FOR nearly two decades, students from all over the world have streamed into a former military prison on the island of Stumholmen in Karlskrona, south-eastern Sweden, to study digital strategy.
This school is Hyper Island. Transforming an old prison into a school was the brainchild of pioneers Lars Lundh and his business partners Jonathan Briggs and David Erixon.
These guys realised early on that organisations were going to need to evolve accordingly to adjust to the changing needs of the digital age, and that’s where they saw the opportunity to build a new institution of professional learning designed based on flexibility in anticipating and dealing with change.
The learning centre, which offers full-time master classes, part-time programmes and intensive courses, has learning hubs – besides Karlskrona – in Stockholm, Sweden; Manchester, England; New York, the United States; Sao Paulo, Brazil and Singapore. The organisation also tours the world offering short courses.
Last month, creative agency Naga DDB Sdn Bhd invited the Hyper Island team to train its staff and clients over a four-day Social Lab in Kuala Lumpur.
“An agency is only as good as its clients. It’s important for the marketing and advertising industry in Malaysia to adapt to the fast-changing scene in the industry. It’s about learning to change your approach as the industry needs to be up-to-date on the latest trends and developments,” Naga DDB chief executive officer David Mitchell tells StarBizWeek.
The lab in Kuala Lumpur, as the lab frequently held in Hyper Island’s Singapore hub, was facilitated as an interactive environment, where client and agency representatives were able to team up in small groups and work on tasks assigned by Hyper Island digital strategy & tactics in marketing, sales and public relations speaker Jesper Astrom, an internationally renowned consultant in digital tactics.
These labs are a four-day intensive course, where participants learn to design social engagement strategies and plans for actual client briefs.
That way, all parties can elevate their understanding of the challenges in the industry and reflect on how, as partners, they could explore other ways to engage the modern consumer, Mitchell says.
Hyper Island sessions are unconventional. There are no traditional teachers, homework, textbooks or tests.
“We plan for every day and present it to students on Day One. As the days progress, we change the agenda to suit the participants’ needs.
“Hyper Island sessions are structured in a way that includes plenty of reflection time, where participants are constantly challenged to learn and be analytical. Energisers (activities) may look weird but these sessions quicken the learning process. It may seem like a waste of time to sit around and be asked to feel but the point is to drive you towards a deeper understanding, which is a process that saves you a lot of money and time on the business,” says Astrom, who has worked closely with brands such as Pepsi-Cola, H&M and Google.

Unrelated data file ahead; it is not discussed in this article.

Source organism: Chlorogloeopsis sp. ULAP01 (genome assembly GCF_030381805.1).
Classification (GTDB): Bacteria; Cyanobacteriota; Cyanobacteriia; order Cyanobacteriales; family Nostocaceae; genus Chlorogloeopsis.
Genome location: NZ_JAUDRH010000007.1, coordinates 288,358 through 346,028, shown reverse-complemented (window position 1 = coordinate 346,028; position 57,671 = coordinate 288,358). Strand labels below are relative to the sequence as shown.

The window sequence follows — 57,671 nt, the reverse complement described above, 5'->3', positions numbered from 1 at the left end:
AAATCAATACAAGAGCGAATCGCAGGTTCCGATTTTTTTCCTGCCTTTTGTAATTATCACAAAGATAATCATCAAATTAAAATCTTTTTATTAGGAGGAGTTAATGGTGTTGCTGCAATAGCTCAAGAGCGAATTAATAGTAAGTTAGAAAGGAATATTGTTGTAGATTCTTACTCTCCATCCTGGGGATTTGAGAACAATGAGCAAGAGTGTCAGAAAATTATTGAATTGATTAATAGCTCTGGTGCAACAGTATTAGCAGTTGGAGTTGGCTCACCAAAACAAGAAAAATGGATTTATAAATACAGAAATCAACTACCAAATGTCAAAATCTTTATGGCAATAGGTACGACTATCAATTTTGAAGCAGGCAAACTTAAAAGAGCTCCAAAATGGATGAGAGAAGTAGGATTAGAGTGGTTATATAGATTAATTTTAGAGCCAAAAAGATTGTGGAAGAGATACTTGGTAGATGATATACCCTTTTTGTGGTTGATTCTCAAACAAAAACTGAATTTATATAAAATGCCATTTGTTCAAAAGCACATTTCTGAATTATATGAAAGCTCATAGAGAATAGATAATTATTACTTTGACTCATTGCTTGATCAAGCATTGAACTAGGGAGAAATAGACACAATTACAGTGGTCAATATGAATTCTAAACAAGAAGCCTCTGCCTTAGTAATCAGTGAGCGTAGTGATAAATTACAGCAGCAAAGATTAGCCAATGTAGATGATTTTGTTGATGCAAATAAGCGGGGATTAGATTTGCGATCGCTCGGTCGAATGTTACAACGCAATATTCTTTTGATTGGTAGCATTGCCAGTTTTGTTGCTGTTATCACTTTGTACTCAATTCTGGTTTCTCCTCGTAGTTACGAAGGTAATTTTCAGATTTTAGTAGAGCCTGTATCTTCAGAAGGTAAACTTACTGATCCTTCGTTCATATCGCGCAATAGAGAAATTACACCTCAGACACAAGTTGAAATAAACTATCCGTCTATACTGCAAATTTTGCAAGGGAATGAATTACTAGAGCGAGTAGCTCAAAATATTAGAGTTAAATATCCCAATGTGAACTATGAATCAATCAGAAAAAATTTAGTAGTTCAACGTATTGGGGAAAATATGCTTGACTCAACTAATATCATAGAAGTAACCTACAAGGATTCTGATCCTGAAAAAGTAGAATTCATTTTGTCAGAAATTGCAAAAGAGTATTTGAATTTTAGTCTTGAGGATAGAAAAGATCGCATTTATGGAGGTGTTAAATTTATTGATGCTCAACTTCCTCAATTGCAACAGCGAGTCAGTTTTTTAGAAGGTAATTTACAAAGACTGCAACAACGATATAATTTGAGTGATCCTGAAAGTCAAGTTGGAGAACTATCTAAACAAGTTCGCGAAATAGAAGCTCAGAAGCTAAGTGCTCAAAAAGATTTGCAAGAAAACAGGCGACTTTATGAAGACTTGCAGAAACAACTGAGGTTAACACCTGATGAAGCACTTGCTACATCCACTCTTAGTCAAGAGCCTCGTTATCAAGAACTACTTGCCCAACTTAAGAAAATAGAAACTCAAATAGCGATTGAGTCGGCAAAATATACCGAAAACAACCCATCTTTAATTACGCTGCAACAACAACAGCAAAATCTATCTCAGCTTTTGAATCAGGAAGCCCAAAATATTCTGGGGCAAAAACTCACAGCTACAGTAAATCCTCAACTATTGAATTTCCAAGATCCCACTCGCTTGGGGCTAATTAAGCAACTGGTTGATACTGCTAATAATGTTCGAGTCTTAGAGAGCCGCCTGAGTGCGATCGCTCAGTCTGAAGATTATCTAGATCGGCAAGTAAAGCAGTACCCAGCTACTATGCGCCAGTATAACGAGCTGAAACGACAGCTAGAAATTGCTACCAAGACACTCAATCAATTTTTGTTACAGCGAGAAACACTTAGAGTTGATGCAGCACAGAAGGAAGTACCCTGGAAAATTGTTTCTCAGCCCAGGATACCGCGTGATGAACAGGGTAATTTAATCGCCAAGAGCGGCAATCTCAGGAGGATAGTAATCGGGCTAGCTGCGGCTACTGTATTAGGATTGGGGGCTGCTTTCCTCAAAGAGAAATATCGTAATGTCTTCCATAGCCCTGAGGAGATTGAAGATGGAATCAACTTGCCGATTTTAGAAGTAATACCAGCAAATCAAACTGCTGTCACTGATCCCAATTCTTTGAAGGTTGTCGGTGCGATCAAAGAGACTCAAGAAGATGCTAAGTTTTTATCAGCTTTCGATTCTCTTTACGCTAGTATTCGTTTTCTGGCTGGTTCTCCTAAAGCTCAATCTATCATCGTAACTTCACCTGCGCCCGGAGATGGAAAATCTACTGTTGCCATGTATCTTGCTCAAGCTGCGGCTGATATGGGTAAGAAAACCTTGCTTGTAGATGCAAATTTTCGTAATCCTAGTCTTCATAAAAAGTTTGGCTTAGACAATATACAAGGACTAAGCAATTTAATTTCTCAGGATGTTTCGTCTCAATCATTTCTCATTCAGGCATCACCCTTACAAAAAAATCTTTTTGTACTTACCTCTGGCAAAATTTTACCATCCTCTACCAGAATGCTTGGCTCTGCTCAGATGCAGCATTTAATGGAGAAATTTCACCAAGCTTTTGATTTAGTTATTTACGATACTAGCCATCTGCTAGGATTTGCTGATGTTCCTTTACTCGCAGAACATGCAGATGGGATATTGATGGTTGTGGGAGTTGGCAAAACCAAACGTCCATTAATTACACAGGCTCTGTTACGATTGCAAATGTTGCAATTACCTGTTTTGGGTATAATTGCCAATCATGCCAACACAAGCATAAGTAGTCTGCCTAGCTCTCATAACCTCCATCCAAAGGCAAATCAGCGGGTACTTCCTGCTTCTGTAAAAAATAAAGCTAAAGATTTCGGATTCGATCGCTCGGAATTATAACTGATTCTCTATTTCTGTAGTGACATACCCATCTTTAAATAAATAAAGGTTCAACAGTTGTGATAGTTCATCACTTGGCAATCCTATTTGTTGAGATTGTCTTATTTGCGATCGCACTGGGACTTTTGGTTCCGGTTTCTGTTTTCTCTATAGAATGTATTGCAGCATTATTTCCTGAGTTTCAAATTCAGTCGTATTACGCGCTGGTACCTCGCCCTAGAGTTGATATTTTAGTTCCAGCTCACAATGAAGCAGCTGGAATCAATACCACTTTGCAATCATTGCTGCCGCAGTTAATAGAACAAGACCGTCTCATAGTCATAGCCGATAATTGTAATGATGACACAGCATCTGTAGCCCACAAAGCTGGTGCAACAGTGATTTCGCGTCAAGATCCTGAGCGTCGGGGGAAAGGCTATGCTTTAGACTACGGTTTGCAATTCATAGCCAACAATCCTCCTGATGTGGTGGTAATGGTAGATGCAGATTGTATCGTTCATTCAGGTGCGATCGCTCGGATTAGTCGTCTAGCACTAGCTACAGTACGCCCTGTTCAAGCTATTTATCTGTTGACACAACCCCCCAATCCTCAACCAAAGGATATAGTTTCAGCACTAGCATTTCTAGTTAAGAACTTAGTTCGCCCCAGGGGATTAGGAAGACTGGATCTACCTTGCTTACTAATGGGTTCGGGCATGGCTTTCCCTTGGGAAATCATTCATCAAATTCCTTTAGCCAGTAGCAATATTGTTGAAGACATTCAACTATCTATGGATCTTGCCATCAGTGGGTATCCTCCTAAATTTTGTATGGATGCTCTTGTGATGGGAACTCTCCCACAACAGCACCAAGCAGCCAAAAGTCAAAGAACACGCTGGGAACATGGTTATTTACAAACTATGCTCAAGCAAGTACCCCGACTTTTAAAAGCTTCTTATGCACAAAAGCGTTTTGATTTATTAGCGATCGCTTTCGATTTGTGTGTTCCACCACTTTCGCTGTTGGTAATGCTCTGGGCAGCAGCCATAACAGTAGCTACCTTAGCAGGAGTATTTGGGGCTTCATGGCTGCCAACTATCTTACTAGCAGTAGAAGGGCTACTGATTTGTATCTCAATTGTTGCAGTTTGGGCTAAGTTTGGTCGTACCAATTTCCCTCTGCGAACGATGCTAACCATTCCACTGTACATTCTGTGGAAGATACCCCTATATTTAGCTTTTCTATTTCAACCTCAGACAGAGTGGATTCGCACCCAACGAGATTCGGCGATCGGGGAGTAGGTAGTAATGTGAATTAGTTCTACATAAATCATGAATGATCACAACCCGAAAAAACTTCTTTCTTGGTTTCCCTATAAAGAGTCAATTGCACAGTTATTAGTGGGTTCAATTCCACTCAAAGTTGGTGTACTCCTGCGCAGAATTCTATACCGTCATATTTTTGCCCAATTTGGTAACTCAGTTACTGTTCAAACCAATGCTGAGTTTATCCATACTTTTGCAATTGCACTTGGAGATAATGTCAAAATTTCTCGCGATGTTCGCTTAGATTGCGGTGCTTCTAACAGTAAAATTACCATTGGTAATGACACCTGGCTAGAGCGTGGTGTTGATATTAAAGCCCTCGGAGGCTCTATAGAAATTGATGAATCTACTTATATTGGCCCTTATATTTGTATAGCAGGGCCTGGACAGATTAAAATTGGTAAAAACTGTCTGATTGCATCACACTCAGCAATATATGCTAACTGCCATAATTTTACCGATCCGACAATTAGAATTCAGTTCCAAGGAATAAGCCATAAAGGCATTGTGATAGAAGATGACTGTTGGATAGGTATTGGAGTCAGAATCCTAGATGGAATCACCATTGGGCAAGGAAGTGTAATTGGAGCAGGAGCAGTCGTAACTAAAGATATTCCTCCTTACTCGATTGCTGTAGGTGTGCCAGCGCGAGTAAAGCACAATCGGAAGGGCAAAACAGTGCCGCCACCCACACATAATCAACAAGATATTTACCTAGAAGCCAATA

In terms of returns on investment from these courses, Hyper Island has helped Pepsi in the Nordics double its distribution volumes to restaurants and outlets, Astrom says.
“That was impressive, given that the latter is the underdog in Sweden,” he adds.
Similarly, independent electrical retailer Euronics was able to increase its bottom line by 300% by simply changing the copy on their website, as fashion retailer H&M made substantial savings by redirecting its search ranking,” explains Astrom, who runs a company in Stockholm and is developing Hyper Island’s Social Lab in Singapore.
Hyper Island’s office in Singapore offers Masters in Digital Media Management part-time and full-time programmes, as well as labs, masterclasses and tailored business solutions.
“Generally, the lab agenda is planned and presented to students on the first day. As the days progress, we change the agenda to suit the participants’ needs,” Astrom says.
As a participant in another Hyper Island lab in Singapore in March, Naga DDB digital strategist Lo Wei Tzen Wei Zen expected to be barraged with plenty of information.
But the sessions ran like a discovery, he says, as the different experiences that participants bring add to a collective learning for all.
Essentially, it helped participants break down campaigns and helped them look beyond the numbers into the sentiments behind them.
Fellow attendee Astro Malaysia senior associate Matthew Pak concurs, saying: “I think we as advertisers and marketers are blinded by the vanity metrics where we focus too much on the number of likes, views and shares, when in fact there is a lot more to social media marketing. This training really brought us back to basics and got us to rethink matters we thought we already knew.”
Mitchell says: “Increasingly as creative agencies, it is essential that we find opportunities to collaborate with our clients and agency partners outside daily working environments where the chance to free our minds and truly understand each other needs will be able to better manifest. Moving forward, we may engage Hyper Island again for further collaboration for the benefit of the advertising industry in Malaysia.”
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